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13th October 2015

The Right to Die

The Bill

The House of Commons recently rejected what is known as the “Right to Die Bill”. The vote wasn’t close; 118 MPs voted for and 330 against.

At the time there was a great deal of public discussion of the subject but it seems likely that there will not be any further debating of the subject in the Houses of Parliament for some years to come.

The Right to Die Bill would legalise the request for competent adults who are terminally ill to obtain assistance with ending their lives. Requests would have been subject to oversight by both medical professionals and the Family Division of the High Court.

Such a debate is important for all of us but I also think that as well as the debate itself we are lucky to be living and working during a time when hospice care and palliative care are very high on the agenda and the progress that has been made with control of pain especially has improved so dramatically.

So what were the arguments on both sides?


  • The key argument in favour was the patient’s right to choose.
  • That religious views should not be imposed on everyone.
  • Dignity in dying should be as important as dignity in life.
  • Those in favour believed that concerns about the pressures that could be placed on vulnerable people could be dealt with by legislating for adequate procedural safeguards by one or more medical practitioners, or the involvement of the family court.


  • “Ill and disabled people may feel under pressure to end their lives”.
  • They may be concerned about the cost of the medical treatment needed to keep them alive.
  • “They may not want to be a ‘burden’ on friends and family.”
  • There were also concerns that any initial legal change which legalises assisted suicide for terminally ill people could then lead to relaxation of the legislation to those without any such illness?

Article 8 of the European Convention on Human Rights, which dictates ‘the right to respect for private and family life’, has been legally challenged as to whether the offence of assisted suicide is compatible with this human rights legislation.

Many of us know of Baroness Tanni Grey-Thompson the renowned Paralympian who has said: “It is sadly not simply a case of suffering versus compassion. It is far more complex issue than that. In other jurisdictions that have some form of assisted suicide, pain is near the bottom of the reasons that are given. Being a burden to others is at the top of the list. That is a very sad state of affairs.”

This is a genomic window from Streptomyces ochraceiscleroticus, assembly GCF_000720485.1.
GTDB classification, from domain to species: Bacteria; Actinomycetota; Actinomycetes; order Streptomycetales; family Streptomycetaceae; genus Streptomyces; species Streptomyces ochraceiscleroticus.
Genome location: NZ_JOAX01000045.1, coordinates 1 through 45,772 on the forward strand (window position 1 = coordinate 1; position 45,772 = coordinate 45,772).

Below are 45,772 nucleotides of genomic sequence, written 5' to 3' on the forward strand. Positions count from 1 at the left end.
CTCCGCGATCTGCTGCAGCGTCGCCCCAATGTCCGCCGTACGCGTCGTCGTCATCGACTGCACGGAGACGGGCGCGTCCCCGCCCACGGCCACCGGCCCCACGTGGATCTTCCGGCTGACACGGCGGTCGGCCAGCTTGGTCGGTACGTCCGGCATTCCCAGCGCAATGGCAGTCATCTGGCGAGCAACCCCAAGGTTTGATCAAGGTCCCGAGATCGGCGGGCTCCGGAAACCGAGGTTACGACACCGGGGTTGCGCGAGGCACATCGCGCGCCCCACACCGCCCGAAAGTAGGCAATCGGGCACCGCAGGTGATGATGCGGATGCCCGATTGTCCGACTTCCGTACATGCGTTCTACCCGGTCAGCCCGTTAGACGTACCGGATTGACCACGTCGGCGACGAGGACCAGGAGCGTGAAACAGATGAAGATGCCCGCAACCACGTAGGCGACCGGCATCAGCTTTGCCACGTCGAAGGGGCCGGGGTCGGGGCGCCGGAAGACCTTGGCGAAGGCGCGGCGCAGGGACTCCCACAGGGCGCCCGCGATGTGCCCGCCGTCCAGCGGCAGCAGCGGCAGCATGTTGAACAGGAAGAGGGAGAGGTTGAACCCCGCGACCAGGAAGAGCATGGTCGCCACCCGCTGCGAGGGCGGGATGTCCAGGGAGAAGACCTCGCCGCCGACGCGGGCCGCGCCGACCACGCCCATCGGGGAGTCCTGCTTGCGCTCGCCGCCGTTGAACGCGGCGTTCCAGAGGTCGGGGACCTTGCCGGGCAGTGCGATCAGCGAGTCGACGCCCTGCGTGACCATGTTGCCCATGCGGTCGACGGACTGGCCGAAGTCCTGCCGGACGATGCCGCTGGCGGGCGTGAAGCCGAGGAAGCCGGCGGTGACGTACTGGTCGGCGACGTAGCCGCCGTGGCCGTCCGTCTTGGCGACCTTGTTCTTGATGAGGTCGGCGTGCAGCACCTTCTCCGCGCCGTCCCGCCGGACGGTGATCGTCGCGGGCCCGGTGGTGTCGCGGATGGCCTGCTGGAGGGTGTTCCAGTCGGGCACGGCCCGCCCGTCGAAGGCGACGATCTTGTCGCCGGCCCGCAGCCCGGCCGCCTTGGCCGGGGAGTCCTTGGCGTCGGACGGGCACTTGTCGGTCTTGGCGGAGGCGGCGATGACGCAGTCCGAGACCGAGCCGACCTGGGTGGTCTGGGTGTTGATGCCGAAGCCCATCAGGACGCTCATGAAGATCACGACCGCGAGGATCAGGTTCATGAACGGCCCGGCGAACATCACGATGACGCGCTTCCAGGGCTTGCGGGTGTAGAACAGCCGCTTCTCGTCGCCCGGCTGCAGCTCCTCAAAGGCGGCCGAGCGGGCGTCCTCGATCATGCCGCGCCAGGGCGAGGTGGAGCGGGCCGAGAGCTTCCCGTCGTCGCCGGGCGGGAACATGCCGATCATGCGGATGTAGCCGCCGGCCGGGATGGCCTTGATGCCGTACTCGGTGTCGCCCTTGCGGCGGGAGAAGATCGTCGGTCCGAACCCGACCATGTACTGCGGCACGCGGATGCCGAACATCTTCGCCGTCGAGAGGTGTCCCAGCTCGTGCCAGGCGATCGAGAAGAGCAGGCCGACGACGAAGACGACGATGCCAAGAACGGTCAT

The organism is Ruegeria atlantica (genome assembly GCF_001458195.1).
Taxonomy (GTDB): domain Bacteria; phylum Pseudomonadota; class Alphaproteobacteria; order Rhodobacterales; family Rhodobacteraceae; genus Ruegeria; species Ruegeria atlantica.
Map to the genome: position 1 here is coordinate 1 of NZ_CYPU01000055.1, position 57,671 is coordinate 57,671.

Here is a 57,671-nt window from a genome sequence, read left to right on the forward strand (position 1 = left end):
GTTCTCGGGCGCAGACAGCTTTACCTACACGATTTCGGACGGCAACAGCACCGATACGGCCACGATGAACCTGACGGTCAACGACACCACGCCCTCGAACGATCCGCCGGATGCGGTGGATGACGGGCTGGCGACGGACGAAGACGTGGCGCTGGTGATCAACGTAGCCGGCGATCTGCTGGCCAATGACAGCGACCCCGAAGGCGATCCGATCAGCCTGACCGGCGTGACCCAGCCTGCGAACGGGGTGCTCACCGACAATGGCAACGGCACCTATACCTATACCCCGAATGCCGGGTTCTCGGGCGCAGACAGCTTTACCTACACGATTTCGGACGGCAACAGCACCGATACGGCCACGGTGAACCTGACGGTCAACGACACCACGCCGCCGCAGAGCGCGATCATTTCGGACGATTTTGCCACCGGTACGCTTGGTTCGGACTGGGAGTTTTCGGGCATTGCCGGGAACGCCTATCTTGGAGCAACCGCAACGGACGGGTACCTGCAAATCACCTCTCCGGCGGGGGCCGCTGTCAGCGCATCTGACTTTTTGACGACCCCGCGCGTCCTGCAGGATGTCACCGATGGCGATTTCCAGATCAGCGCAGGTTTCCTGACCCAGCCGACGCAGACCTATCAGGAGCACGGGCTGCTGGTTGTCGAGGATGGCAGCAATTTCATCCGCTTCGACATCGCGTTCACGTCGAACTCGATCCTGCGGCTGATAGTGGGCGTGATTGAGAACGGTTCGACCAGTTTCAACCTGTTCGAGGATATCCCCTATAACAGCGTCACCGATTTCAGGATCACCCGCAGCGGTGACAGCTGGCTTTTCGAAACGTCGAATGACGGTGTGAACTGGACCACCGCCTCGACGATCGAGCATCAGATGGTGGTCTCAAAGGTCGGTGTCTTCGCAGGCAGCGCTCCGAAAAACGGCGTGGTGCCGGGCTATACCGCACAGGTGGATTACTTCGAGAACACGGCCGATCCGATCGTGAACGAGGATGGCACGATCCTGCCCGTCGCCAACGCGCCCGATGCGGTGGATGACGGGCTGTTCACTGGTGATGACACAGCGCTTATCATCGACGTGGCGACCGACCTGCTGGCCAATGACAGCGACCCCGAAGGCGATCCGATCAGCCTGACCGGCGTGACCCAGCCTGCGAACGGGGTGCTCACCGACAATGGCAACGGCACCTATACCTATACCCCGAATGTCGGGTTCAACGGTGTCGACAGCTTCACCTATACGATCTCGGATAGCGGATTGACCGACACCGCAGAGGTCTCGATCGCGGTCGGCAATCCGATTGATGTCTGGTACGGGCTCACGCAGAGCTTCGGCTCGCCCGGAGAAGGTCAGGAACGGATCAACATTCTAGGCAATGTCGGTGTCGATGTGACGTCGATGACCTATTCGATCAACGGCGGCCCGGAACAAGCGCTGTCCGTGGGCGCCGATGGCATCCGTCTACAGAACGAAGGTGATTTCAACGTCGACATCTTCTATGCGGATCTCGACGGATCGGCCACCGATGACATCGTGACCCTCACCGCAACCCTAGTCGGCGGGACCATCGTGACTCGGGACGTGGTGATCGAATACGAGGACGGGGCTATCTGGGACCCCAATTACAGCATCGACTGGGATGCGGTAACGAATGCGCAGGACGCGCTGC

Would a change in the law have been a concern to you?

Please let us know what you think.

Sheila Scott OBE - QCS Care Strategy Consultant


2 thoughts on “The Right to Die”

  1. PAUL KILBURN says:

    Having seen so many difficult deaths over my career where life has been pointlessly preserved for weeks months or years with absolutly no quality of life and utter misery for the patient, I strongly support the right of each person to decide if they wish to end there life.

  2. Joanne crompton says:

    I am neither for or against this but I do believe everyone has the right to choice and that right has been taken away with parliament deciding that no one has the right to end their life how and when they choose to after being diagnosed with a terminal illness in which they loose their dignity, their pride and their right to choose when they can take no more, if I myself was diagnosed with a terminal illness in which my last days would be spent in pain I would choose to end my life even though my family would want me to go on to the bitter end I would not want to as I know to grant them that wish I would be so drugged up on pain relief I would not know they where there and it would be unfair to everyone more so to myself, most people have an intense fear of dieing which is a natural human reaction but I would rather die with no pain and with dignity and pride than die in horrendous pain with every ounce of dignity and pride stripped away from me, I can understand the arguments for and against but I still believe it is each individuals choice at the end of the day and no one else should be able to make the choice but each individual person and only after every treatment or course of action has been fully explored and it is 100% certain it is a terminal illness and not a mistake as has happened in some cases where test results have been mixed up. I know it sounds like I contradict myself a little but I do believe mix ups happen and that is why I say it would need to be 100% certain that it is a terminal illness before such a drastic decision is acted upon

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